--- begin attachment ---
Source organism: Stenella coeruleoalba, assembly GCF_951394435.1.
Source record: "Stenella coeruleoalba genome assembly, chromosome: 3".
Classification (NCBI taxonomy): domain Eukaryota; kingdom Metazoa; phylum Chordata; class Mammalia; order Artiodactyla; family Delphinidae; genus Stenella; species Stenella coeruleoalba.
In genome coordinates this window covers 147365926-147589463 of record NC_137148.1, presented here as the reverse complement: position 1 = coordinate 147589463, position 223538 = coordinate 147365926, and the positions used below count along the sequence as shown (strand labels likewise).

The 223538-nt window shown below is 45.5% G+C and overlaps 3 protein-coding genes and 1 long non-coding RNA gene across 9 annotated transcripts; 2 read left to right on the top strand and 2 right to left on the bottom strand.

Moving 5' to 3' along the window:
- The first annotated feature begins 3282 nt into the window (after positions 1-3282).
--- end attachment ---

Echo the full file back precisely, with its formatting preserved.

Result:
Source organism: Stenella coeruleoalba, assembly GCF_951394435.1.
Source record: "Stenella coeruleoalba genome assembly, chromosome: 3".
Classification (NCBI taxonomy): domain Eukaryota; kingdom Metazoa; phylum Chordata; class Mammalia; order Artiodactyla; family Delphinidae; genus Stenella; species Stenella coeruleoalba.
In genome coordinates this window covers 147365926-147589463 of record NC_137148.1, presented here as the reverse complement: position 1 = coordinate 147589463, position 223538 = coordinate 147365926, and the positions used below count along the sequence as shown (strand labels likewise).

The 223538-nt window shown below is 45.5% G+C and overlaps 3 protein-coding genes and 1 long non-coding RNA gene across 9 annotated transcripts; 2 read left to right on the top strand and 2 right to left on the bottom strand.

Moving 5' to 3' along the window:
- The first annotated feature begins 3282 nt into the window (after positions 1-3282).